Posts Tagged ‘movies’

Aviation Movie: Dive Bomber (Post II)

Monday, March 21st, ©2011 Marcus Brooks

In last Monday’s post, I listed the aircraft that I saw in the movie Dive Bomber (1941) and said a few words about the fake RAF fighter in that film. Out of mercy, I held back my extra comments about a couple of the movie’s other airplanes. My forbearance couldn’t last forever!

More About the Lockheed Electra

The Real USAAC XC-35 (Wikimedia)

The Real USAAC XC-35 (Wikimedia)

The film’s Lockheed Model 10 Electra seems to fictionally represent a real Model 10 modified extensively for the USAAC and designated XC-35. That plane was used for pressurized cabin testing in 1937. The actual XC-35 had a more circular cabin cross-section than the movie Electra, and smaller windows. (You have to look closely to see the movie Electra’s painted-over cabin windows, but they are there.)

The show’s “pressurized cabin test” might resemble an actual XC-35 flight, except it has only a two-man crew and the real XC-35‘s cabin was nicer. The real XC-35 flew above 30,000 feet, so the movie test’s calamity at 38,000 feet seems consistent with reality.

On the other hand, in the movie the test was judged an utter failure, while in real life the XC-35 tests earned the 1937 Collier trophy and laid ground for the pressurized Boeing 307 Stratoliner and B-29 Superfortress.

The movie’s eventual cure for altitude sickness was a rather comical pressure suit; a solution Wiley Post had already proved to 50,000 feet in 1934. In reality, the U.S. military’s oxygen systems (PDF link) were just too primitive to work reliably above 20,000 feet. (Look for WWI-style “pipe-stem” rigs in this movie!)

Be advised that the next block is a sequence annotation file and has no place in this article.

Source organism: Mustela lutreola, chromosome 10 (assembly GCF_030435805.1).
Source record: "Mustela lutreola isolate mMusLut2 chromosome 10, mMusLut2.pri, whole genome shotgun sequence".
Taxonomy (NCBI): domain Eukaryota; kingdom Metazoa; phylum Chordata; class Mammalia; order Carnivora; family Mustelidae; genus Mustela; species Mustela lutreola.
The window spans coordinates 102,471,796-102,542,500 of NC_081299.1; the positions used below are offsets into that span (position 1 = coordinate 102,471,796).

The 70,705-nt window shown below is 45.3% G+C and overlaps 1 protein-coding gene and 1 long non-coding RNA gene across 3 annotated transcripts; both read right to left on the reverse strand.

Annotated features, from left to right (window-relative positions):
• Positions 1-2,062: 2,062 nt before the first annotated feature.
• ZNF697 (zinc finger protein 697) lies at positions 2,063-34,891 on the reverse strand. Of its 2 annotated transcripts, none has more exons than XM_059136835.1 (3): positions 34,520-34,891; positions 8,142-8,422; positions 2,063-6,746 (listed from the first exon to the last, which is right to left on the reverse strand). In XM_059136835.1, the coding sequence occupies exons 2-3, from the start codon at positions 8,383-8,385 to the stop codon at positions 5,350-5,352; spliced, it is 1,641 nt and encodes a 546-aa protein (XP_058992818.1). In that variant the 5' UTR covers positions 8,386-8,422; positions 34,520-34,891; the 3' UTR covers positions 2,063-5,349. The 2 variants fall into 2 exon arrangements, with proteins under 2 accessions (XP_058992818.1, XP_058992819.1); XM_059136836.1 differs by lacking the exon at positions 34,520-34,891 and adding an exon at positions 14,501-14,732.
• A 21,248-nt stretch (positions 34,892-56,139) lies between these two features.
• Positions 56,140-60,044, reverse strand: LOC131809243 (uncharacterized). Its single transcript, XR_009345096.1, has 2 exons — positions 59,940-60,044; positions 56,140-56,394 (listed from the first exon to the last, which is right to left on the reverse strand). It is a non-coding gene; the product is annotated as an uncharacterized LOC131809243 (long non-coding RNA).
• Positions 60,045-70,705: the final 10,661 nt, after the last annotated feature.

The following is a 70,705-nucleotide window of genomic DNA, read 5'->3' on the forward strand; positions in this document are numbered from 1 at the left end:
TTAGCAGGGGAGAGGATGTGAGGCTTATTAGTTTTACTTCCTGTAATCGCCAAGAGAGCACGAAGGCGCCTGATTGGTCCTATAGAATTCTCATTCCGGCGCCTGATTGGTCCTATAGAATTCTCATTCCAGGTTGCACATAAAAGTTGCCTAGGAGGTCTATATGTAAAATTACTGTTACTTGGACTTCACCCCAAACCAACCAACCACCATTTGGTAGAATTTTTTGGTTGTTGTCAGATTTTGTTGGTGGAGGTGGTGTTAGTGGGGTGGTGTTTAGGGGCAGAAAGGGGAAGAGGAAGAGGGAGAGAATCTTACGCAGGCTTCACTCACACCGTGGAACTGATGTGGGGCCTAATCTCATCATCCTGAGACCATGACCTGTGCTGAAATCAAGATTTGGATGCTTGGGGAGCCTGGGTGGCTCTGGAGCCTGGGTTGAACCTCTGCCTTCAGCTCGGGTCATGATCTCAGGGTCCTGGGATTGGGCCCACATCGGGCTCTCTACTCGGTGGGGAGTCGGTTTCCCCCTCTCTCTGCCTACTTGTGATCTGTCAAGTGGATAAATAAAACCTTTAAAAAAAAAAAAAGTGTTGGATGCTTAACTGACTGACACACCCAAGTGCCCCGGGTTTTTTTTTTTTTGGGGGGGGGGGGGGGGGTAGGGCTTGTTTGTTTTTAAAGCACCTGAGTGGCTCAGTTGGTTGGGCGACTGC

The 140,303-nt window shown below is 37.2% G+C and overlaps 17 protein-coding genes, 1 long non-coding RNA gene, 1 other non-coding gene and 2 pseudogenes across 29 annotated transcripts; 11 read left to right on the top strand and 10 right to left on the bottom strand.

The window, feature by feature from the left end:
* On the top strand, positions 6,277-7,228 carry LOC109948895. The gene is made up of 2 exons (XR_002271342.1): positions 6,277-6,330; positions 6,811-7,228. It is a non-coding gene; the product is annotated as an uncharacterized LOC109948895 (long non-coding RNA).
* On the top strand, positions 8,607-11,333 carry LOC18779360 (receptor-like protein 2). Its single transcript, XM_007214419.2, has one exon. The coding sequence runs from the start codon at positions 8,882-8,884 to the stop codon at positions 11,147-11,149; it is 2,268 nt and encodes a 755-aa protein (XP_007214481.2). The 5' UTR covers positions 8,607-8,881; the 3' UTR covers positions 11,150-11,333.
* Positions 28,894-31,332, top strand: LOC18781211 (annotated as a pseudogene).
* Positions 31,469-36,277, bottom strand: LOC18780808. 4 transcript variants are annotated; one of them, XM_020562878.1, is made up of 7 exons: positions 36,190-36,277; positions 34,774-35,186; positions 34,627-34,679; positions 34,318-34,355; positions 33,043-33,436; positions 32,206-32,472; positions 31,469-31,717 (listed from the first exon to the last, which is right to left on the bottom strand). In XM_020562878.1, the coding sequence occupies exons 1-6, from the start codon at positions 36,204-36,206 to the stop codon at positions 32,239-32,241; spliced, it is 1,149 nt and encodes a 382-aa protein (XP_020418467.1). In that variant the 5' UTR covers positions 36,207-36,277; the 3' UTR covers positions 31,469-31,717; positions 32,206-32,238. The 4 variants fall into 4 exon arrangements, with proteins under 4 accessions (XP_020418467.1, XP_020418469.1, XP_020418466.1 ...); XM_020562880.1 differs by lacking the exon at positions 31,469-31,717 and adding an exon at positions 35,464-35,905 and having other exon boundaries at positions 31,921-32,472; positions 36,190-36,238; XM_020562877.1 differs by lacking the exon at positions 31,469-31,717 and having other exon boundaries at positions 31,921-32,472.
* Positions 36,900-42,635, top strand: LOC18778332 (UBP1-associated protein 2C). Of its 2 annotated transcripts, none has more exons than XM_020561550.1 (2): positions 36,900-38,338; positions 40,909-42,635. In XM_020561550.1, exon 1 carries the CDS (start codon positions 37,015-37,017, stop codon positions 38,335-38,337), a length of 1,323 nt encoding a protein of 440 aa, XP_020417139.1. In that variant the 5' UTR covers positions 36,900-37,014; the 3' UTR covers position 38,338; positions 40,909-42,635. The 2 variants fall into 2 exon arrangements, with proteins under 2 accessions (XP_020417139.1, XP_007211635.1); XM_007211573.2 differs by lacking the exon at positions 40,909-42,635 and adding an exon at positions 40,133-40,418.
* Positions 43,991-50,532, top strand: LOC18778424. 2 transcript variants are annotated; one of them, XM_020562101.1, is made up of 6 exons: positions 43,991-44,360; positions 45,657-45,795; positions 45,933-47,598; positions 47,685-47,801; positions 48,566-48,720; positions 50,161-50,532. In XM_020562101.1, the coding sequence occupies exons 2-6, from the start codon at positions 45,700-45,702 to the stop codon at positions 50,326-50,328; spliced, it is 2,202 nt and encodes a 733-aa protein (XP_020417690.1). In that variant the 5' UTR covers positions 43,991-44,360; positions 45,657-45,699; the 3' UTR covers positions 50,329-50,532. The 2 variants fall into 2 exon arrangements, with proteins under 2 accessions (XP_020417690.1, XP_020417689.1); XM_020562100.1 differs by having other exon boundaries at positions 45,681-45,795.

In 1941, the first U.S. diluter-demand oxygen mask system (partly cribbed from the Germans) began pushing unpressurized operation to 30,000 feet, and later to 45,000 feet with the addition of mask pressure.

Given these advances, it makes sense that pressure suits are still rare except for the highest fliers, while the pressurized cabin pioneered by the XC-35 is a common luxury in larger passenger and military planes.

The XC-35 angle aside, I also did not use the Navy designation XR2O or R2O for this movie’s Electra in last week’s list. I doubt the movie’s example was a real military plane at all. The few prewar military Model 10s appear to have served as VIP or staff transports. I cannot find any that were painted all over like the movie plane; nor any, including the XC-35, that lack U.S. insignia on wings and tail. The only Navy R2O that I can nail down had a Navy blue fuselage and mostly bare metal wings.

The movie Electra is overall olive drab with nondescript “X” marks on the wings and tail. Only the black “NAVY” mark on the sides looks realistic. I suspect this plane was a between-duties civilian Model 10, perhaps borrowed or rented from the nearby Lockheed plant and painted as per the movie crew’s whim; maybe even to match model effects, if those had already been shot.

More About the BT-1

Northrop BT-1 Torpedo Bomber (Wikimedia)

Northrop BT-1 Torpedo Bomber (Wikimedia)

The Northrop BT-1 torpedo bomber was out of date for this movie, and I only saw three, in three separate scenes. Even so, in its first scene the BT-1 fills the foreground in front of many newer but similar (from the angle shown) Vought SB2U bombers; as if to suggest a whole flock of BT-1s. Later, a BT-1 plays a significant role in a ground ceremony near the end of the movie. I don’t understand why, but it seems this particular model was significant for some reason.

Again, I suppose maybe they shot the final scene first with a disused BT-1 that was handy, and only then realized the type was phased out (as I surmise) and none would actually be flown. Maybe then the movie crew scrambled to shoot a scene or two suggesting all those SB2C’s in the air were the same as the final scene’s BT-1.

If I hadn’t watched so closely, the illusion would have worked on me. But was that the real reason they did it? I guess I’ll never really know!